With the Academy Awards rolling around, The Argus Arts section took look at the nominees and made our own predictions. We asked who might win, which underdogs we are holding out for, and which of the absent films should have snuck into the Academy’s bracket. In the process, we examined the ways in which categories are organized, judged, and evaluated, and revisited those films that have moved us over the course of 2014.
For the first time since 2009 (when the Academy doubled the potential number of nominees), only eight films have been nominated for Best Picture. This year, the Academy tipped its hat to a collection of character studies. Four are biopics, and four are fictional creations.
“The Theory of Everything” lands at the bottom of my list. Eddie Redmayne is impressive in his ability to display Stephen Hawking’s emotions as the scientist develops his infamous motor disorder. I liked that the film focused on Hawking’s first marriage, but it was unable to carry the story or explore the implications of his scientific work. Nothing else about the movie really impressed me by any means.
“American Sniper” bothers me. To be fair, its recreations of war are expertly done, and Bradley Cooper gives what may be his best performance as Navy SEAL Chris Kyle. The movie begins by taking a promising route exploring how Kyle struggles with PTSD from his multiple tours. Unfortunately, director Clint Eastwood decides to drop that in the final scenes and glorifies a man who walked a much more morally gray line than the film suggests. I’m not sure Eastwood really knew what he wanted to say with “American Sniper,” but he fails to make a genuine statement.
“The Imitation Game” is unadulterated Oscar bait, but at least it’s decent Oscar bait. Benedict Cumberbatch gives a strong performance as Alan Turing as he cracks a Nazi code with his misunderstood genius. Alexandre Desplat’s score is fine, as is the pacing. This movie, in general, is good. It is not great.
I’m excited that “Whiplash” made the cut if only because it’s so far from what one would expect from the Oscars. Damien Chazelle’s directorial debut is an excellent depiction of a young drummer’s nihilistic quest to become legendary. Miles Teller plays that drummer quite well, but the real heart (or lack thereof) of the movie is J.K. Simmons. Simmons plays Teller’s jazz instructor, and he is wonderful and horrifying to behold in each frame he inhabits.
“Selma” marks the first movie on this list that actually deserves to be recognized as one of the best films of the year. David Oyewolo’s MLK is unparalleled, and at the same time he is matched with several amazing ensemble performances. Ava DuVernay directs some of the most powerful scenes of the year. Chances of “Selma” winning Best Picture: zero. With “12 Years a Slave” winning last year, the Academy will avoid caring about “race films” for another few years.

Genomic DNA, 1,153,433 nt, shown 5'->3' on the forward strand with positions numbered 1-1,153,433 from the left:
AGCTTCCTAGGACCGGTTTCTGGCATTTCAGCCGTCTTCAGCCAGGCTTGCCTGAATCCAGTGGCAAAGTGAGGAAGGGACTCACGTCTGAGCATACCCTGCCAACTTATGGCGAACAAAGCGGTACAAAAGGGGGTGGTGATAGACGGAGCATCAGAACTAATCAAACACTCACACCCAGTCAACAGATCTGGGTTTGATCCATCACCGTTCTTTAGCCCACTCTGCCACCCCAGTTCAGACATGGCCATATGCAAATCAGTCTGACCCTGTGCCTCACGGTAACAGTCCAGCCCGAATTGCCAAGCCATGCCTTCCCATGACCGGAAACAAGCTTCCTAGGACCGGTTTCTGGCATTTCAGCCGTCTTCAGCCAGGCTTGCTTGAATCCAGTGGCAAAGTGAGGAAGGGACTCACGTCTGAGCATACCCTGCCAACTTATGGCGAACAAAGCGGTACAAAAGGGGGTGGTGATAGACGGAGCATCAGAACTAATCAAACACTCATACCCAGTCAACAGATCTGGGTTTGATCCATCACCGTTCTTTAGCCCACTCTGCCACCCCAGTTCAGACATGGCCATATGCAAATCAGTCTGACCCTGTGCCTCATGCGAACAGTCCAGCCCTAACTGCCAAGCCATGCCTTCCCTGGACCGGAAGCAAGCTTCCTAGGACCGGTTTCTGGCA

“The Grand Budapest Hotel” might be Wes Anderson’s greatest work. Like “Selma,” it possesses a breathtaking ensemble that rotates around the captivating wonder of its lead, Ralph Fiennes’s Gustave. “Budapest” hilariously creates a fantastical world on the verge of World War II (or some equivalent). It’s gleeful in its darkness, but heartwarming in its humanity.
“Boyhood” as a film is nearly impossible to criticize. That’s not to say the film does not have flaws. But how does one break down a movie that encapsulates more than a decade of time and the most fully realized representation of coming of age ever seen in film? Each scene in “Boyhood” comes from someone’s real life experience. This may not be Richard Linklater’s masterpiece (look to his “Before” trilogy), but this will almost certainly remain his most groundbreaking work. The success of its concept at all is astounding, and the feeling of watching “Boyhood” is like nothing else.
And then, there is “Birdman.” This dark comedy revitalized Michael Keaton’s career. It is gorgeously engineered to appear as one continuous shot; it finally gives Emma Stone a role worthy of her talent; and it beautifully and exhilaratingly explores what adoration is amongst the backstage drama of the opening of a Broadway play. Is “popularity the slutty little cousin of prestige,” as Edward Norton’s character whines? Does true power come from viral fame, as Stone suggests? Is anyone in the cast even remotely a decent human being? “Birdman or (The Unexpected Virtue of Ignorance)” ponders those questions and many more, all while being stunning, hilarious, and heartbreaking at every turn.
A few days ago, I would have said “Boyhood” had the win locked. But with “Birdman” winning at the Producers Guild that seems far less likely. “Birdman” winning is far from secure, but it has now become the favorite.
Will Win: “Birdman”
Should Win: “Birdman”
Snubbed: “Calvary” and “The Lego Movie”